Grupo Poma is a Central American giant, what are the main businesses that it’s involved in?
Fernando Poma: We have four operating businesses, an investment office operating out of Miami in the US and a non-profit division. The first operating business is Real Hotels and Resorts, which owns and operates 25 hotels across the US, Central America, Colombia and the Dominican Republic. It does this through three main brands: Intercontinental, Marriot and Choice Hotels.
Then we have Grupo Roble, our real estate division, which helps to build the hotels but also creates and manages shopping centres across Central America. We have 20 throughout the region, including one that we are building in Guatemala. Grupo Roble also develops office space and housing – in fact we’ve built around 50,000 homes.
The other two businesses are car related. Excel Automotriz is our car dealership division, which has around 30% of the Central American market, with a presence in every single country and a portfolio of 15 different brands. That is supported the final division, AutoFacil, which gives financing for people who want to buy cars.
The other two parts of the group aren’t operating businesses but they play an important role. We have an investment office in Miami that allows us to invest in various financial vehicles. And we also have Fundación Poma, which is a non-for-profit organisation that focuses on improving education and health in Central America.
Guatemala has plenty of good shopping centres developed by local players; what can you add as an international developer?
FP: OK – across Central America Grupo Roble has built multiuse complexes, with an integrated shopping centre, office space and hotel. But despite the fact that it’s the biggest capital city in the region, we still haven’t done that in Guatemala yet. On reason is there are a lot of local Guatemalan developers that have already built sophisticated developments. It’s also been hard to find the right land in the right place. But now we’ve done that we’re making a significant investment in making this project happen. Ultimately if we’re going to be successful we’ll need to offer Guatemalans something they haven’t got yet, so we’ll be looking at bringing new retailers to the country.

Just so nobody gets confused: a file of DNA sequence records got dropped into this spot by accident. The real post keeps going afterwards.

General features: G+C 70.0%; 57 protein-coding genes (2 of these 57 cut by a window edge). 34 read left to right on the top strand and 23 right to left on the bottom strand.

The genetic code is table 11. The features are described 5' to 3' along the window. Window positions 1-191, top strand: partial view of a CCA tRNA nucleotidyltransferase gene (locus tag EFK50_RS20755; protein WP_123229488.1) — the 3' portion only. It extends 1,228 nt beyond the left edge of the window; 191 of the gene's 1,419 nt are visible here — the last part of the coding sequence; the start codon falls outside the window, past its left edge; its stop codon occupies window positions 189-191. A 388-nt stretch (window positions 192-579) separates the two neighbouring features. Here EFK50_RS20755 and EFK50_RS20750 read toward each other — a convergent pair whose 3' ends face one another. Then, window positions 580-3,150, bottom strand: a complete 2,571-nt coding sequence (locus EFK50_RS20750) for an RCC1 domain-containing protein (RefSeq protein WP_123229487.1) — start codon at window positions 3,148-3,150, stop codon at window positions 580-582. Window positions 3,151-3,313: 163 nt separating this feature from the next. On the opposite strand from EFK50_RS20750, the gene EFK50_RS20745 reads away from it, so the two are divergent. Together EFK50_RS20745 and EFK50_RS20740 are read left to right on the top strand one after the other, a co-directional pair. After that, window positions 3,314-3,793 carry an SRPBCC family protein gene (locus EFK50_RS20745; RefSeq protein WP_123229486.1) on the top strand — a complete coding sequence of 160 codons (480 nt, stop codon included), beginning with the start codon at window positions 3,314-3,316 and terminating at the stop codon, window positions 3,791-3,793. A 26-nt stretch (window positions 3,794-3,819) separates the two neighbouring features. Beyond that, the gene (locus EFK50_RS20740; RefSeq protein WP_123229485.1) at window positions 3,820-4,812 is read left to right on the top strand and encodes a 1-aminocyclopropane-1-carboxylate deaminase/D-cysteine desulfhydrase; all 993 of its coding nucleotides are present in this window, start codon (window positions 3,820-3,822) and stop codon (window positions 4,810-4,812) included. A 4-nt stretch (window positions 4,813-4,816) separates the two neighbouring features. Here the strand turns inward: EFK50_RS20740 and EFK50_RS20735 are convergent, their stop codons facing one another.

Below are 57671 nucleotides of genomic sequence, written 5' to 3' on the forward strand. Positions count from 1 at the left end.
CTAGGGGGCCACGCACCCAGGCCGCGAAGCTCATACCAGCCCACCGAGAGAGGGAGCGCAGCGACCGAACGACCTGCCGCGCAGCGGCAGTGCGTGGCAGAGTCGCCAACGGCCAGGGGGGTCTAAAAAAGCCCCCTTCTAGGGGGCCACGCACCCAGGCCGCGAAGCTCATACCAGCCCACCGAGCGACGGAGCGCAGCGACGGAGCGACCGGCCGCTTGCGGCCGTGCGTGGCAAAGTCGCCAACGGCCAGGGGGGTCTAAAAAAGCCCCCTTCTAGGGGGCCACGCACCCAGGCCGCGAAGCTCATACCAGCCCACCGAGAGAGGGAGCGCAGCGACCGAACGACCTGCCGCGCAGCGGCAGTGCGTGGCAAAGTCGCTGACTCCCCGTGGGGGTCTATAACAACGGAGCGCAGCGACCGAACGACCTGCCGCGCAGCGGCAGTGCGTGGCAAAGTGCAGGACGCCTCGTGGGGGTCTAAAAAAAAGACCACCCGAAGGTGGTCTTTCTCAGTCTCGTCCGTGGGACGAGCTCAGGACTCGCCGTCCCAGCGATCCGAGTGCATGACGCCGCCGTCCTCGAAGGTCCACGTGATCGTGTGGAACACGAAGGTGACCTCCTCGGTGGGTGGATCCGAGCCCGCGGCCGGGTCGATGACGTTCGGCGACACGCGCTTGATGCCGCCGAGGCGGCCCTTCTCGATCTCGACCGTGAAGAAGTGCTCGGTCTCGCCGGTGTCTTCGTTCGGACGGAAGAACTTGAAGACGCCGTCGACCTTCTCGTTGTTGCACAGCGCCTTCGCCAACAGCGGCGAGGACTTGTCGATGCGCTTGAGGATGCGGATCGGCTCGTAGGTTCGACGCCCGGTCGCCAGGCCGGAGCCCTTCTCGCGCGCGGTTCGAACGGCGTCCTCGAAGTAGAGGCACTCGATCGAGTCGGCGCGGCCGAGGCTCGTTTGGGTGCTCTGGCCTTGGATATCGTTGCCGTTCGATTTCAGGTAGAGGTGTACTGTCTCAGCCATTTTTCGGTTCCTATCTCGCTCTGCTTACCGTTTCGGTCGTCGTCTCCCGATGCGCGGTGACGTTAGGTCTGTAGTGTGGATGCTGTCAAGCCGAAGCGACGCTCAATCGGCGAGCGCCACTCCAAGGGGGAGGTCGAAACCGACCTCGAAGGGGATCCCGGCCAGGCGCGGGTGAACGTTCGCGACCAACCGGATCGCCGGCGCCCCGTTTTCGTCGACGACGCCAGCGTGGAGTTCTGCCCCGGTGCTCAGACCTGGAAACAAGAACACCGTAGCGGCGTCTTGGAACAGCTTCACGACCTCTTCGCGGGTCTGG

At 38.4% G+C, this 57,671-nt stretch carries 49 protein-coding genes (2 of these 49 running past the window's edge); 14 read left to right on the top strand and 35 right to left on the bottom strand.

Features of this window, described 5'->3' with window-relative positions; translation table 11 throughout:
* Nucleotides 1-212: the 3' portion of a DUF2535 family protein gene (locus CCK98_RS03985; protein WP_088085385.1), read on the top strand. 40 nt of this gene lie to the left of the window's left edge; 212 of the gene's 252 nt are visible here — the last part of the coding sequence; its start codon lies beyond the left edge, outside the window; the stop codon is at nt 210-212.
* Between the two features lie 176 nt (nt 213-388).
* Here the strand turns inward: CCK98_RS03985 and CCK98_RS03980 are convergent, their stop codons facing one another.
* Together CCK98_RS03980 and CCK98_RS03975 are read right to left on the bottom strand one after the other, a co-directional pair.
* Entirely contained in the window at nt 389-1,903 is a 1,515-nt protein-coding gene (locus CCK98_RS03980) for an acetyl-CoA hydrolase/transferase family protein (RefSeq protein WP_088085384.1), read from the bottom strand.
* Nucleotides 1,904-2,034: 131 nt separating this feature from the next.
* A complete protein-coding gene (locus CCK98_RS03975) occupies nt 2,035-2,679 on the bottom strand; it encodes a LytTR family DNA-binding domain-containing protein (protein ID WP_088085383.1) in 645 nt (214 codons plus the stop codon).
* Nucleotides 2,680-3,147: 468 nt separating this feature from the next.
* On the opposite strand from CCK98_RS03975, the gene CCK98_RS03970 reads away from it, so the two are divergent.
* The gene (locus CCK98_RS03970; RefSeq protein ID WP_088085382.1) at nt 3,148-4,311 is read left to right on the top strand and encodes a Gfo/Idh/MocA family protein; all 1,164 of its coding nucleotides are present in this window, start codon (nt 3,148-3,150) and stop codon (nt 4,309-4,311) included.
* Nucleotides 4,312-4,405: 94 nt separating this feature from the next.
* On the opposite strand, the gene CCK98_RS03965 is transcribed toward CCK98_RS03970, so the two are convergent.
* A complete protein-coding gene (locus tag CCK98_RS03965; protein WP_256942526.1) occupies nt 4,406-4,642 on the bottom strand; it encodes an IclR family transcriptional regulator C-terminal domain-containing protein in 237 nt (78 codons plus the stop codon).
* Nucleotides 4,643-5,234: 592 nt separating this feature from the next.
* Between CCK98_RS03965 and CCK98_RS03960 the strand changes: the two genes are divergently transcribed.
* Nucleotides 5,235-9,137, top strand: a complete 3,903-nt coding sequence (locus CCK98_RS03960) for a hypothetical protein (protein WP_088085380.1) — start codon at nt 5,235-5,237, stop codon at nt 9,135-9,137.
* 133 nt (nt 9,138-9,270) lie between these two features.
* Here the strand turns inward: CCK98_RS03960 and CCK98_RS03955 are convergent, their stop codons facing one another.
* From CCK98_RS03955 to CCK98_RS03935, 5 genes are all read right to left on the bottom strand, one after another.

“We have projects in 12 different countries across Latin America and the Caribbean, so doing something in Guatemala is not a big step…”
And although officially we are international investors, really Guatemala is as close to El Salvador as you can get. Not just geographically but culturally too. We have projects in 12 different countries across Latin America and the Caribbean, so doing something in Guatemala is not a big step.
Guatemala has been attracting plenty of negative press recently; why are you investing there?
FP: Look the first thing to realise is that all of Central America and Latin America has gone through similar problems at one point or other to those that Guatemala is experiencing today but we’ve still seen people make money with successful projects. Secondly, I don’t think what’s happening is a bad thing. In fact it’s a positive. The Guatemalan people are sick of corruption and they want to see their country move forward – so these protests are a step in the right direction.